Is Play Essential to the Human Experience?
April 17th, 2022
About this Episode
After naming some recently revisited games, Daniel discusses some lessons learned at a recent conference on play. Is play essential to the human experience? How can we games be more inclusive? How does play shape our early childhood in important ways, and can this include Minecraft? The discussion moves into play as a means of grace, and that play according to rules might be an analogy of grace and law. Pop culture jokes include the clap-on lamp from the 80s, and dad jokes include a can of diced tomatoes that secretly contains bookoo dice. Next episode: the book The Grasshopper by Bernard Suits. And a happy Easter, Passover, and Ramadan!
- The Clapper
- Roll for the Galaxy | Board Game | BoardGameGeek
- Circadians: First Light | Board Game | BoardGameGeek
- Hadrian's Wall | Board Game | BoardGameGeek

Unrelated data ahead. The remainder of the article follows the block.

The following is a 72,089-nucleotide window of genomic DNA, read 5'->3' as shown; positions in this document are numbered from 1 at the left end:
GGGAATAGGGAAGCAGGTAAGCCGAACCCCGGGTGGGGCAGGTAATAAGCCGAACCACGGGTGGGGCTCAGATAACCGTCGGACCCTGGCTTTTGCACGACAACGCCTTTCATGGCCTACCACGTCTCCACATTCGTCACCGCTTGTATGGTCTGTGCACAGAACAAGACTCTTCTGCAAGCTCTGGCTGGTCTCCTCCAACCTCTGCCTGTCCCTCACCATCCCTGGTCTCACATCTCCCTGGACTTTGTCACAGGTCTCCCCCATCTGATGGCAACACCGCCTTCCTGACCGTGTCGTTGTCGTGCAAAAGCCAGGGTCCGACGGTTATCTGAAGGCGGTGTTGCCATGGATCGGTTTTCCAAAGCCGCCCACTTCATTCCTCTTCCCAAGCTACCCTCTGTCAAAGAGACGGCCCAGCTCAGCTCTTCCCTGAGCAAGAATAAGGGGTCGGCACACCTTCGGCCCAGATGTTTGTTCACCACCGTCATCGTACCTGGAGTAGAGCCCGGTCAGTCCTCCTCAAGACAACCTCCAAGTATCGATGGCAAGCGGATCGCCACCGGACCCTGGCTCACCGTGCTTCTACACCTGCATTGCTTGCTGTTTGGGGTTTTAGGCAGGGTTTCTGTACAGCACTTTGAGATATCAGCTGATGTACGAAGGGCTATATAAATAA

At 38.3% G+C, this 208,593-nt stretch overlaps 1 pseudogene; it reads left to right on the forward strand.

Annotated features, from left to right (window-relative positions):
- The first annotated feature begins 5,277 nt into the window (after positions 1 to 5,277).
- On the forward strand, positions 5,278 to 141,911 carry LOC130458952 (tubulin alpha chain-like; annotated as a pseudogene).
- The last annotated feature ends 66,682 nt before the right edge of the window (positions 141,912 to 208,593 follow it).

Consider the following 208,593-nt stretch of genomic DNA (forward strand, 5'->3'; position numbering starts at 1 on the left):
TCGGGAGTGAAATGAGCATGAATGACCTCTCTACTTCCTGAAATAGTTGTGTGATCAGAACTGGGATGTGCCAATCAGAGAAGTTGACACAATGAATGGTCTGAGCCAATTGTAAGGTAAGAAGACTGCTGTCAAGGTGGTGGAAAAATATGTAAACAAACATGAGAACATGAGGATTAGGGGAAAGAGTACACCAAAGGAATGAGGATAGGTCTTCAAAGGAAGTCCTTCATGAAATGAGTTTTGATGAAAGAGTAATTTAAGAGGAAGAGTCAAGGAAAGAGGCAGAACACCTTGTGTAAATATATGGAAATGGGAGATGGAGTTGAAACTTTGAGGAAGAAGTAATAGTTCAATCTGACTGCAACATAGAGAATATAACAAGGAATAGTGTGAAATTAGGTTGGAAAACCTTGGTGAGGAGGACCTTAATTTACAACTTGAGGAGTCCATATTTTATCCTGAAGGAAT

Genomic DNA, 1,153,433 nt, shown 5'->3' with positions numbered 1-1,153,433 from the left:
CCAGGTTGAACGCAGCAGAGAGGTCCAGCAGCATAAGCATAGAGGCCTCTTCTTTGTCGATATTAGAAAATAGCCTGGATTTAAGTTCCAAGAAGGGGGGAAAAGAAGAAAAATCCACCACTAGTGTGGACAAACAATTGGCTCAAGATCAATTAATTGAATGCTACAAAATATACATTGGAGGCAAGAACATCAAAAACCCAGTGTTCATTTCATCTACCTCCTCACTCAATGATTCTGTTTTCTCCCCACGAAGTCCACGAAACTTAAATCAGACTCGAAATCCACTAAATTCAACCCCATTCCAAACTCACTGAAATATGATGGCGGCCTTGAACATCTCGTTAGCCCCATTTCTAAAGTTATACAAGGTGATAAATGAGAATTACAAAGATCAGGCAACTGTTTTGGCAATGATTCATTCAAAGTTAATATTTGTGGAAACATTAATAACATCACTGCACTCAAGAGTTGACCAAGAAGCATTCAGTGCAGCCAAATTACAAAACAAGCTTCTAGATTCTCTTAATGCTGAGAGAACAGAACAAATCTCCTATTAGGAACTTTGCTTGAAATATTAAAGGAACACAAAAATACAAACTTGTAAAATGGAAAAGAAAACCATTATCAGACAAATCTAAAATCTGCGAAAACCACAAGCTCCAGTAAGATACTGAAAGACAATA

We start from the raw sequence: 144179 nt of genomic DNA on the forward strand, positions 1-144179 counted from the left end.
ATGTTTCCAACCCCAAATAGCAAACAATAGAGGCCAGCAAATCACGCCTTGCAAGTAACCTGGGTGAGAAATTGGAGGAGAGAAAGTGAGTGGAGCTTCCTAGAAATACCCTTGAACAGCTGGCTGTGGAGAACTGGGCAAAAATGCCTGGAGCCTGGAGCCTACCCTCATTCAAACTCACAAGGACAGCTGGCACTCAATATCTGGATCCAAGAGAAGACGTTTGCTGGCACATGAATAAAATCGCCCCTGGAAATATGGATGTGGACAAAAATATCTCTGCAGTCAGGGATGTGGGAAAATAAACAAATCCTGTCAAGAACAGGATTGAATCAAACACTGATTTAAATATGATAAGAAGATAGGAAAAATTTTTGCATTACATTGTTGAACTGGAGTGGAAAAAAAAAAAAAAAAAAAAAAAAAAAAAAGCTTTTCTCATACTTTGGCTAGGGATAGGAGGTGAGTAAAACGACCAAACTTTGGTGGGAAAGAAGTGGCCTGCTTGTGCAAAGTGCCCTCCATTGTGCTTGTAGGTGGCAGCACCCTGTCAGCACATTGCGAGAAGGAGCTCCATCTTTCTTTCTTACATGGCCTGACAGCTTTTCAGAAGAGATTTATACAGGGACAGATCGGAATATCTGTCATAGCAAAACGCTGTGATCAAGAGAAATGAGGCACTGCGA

- Pandemic | Board Game | BoardGameGeek
- Garphill Games
- 179: Special Guest: Bobby Hill. Plus Bitoku, Meeples & Monsters, So Clover, Jabba’s Palace | Board Game BBQ
- Home - US Play Coalition
- The Grasshopper - Third Edition - Broadview Press — [NOTE: This book does contain adult images.] In the mid twentieth century the philosopher Ludwig Wittgenstein famously asserted that games are indefinable; there are no common threads that link them all. “Nonsense,” said the sensible Bernard Suits: “playing a game is a voluntary attempt to overcome unnecessary obstacles.” The short book Suits wrote demonstrating precisely that is as playful as it is insightful, as stimulating as it is delightful. Through the jocular voice of Aesop’s Grasshopper, a “shiftless but thoughtful practitioner of applied entomology,” Suits not only argues that games can be meaningfully defined; he also suggests that playing games is a central part of the ideal of human existence, and so games belong at the heart of any vision of Utopia. This new edition of The Grasshopper includes illustrations from Frank Newfeld created for the book’s original publication, as well as an introduction by Thomas Hurka and a new appendix on the meaning of ‘play.’